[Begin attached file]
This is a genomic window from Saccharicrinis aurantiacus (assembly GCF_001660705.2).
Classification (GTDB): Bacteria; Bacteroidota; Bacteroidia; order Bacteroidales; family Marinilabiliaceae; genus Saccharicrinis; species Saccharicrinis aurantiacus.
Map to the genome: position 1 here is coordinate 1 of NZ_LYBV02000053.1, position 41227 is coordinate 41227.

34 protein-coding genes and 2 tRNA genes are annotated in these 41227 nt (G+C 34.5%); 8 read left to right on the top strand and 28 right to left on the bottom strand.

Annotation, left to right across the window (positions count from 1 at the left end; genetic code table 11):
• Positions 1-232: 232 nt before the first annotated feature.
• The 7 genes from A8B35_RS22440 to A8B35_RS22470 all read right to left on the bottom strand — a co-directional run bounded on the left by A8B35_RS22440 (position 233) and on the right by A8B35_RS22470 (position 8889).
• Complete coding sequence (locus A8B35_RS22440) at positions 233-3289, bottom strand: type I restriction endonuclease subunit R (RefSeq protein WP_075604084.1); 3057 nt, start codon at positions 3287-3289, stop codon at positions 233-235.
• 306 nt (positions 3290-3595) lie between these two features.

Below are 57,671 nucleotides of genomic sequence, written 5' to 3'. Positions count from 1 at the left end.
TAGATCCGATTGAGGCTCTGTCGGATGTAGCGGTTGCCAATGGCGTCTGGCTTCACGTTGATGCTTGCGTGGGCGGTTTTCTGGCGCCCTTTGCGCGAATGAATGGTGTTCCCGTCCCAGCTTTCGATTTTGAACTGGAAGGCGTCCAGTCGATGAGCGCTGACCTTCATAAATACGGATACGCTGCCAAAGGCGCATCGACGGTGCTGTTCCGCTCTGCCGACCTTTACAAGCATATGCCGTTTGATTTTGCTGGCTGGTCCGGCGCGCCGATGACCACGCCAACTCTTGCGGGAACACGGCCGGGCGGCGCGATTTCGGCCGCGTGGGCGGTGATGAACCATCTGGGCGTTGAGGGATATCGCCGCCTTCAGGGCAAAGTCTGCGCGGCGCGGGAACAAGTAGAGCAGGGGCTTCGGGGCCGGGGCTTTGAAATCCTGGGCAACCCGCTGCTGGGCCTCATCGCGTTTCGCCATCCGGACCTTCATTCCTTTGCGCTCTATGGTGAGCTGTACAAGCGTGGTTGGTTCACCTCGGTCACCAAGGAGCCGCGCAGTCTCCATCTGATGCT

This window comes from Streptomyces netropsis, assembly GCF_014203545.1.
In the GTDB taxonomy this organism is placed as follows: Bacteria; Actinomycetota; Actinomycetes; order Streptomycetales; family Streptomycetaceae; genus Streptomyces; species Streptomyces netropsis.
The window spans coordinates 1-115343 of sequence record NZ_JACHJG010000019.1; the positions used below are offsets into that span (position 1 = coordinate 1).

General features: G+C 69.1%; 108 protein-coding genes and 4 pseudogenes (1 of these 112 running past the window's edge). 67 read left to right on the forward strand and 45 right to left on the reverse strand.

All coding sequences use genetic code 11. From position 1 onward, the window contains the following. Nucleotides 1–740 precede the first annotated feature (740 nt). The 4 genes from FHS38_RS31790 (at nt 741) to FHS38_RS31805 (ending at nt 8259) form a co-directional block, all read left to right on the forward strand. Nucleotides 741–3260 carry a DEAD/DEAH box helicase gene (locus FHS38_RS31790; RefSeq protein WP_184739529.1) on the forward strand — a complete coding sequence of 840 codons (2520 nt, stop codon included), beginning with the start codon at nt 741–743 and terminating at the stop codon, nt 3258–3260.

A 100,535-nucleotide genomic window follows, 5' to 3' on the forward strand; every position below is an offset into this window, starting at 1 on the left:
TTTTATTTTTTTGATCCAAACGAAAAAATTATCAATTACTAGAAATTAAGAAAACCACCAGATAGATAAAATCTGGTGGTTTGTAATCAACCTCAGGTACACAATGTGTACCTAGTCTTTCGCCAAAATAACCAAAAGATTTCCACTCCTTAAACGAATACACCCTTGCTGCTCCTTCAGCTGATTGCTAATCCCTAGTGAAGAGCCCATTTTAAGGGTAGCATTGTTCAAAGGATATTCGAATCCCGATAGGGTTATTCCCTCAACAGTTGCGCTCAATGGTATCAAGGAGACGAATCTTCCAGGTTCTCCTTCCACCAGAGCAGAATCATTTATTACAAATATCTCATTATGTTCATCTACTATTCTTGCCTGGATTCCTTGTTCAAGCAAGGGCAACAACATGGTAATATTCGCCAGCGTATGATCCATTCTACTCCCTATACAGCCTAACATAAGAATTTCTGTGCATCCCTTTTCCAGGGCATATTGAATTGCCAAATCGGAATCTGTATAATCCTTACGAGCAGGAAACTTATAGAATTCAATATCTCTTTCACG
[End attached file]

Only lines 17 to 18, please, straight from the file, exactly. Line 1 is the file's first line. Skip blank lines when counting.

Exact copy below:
A 100,535-nucleotide genomic window follows, 5' to 3' on the forward strand; every position below is an offset into this window, starting at 1 on the left:
TTTTATTTTTTTGATCCAAACGAAAAAATTATCAATTACTAGAAATTAAGAAAACCACCAGATAGATAAAATCTGGTGGTTTGTAATCAACCTCAGGTACACAATGTGTACCTAGTCTTTCGCCAAAATAACCAAAAGATTTCCACTCCTTAAACGAATACACCCTTGCTGCTCCTTCAGCTGATTGCTAATCCCTAGTGAAGAGCCCATTTTAAGGGTAGCATTGTTCAAAGGATATTCGAATCCCGATAGGGTTATTCCCTCAACAGTTGCGCTCAATGGTATCAAGGAGACGAATCTTCCAGGTTCTCCTTCCACCAGAGCAGAATCATTTATTACAAATATCTCATTATGTTCATCTACTATTCTTGCCTGGATTCCTTGTTCAAGCAAGGGCAACAACATGGTAATATTCGCCAGCGTATGATCCATTCTACTCCCTATACAGCCTAACATAAGAATTTCTGTGCATCCCTTTTCCAGGGCATATTGAATTGCCAAATCGGAATCTGTATAATCCTTACGAGCAGGAAACTTATAGAATTCAATATCTCTTTCACG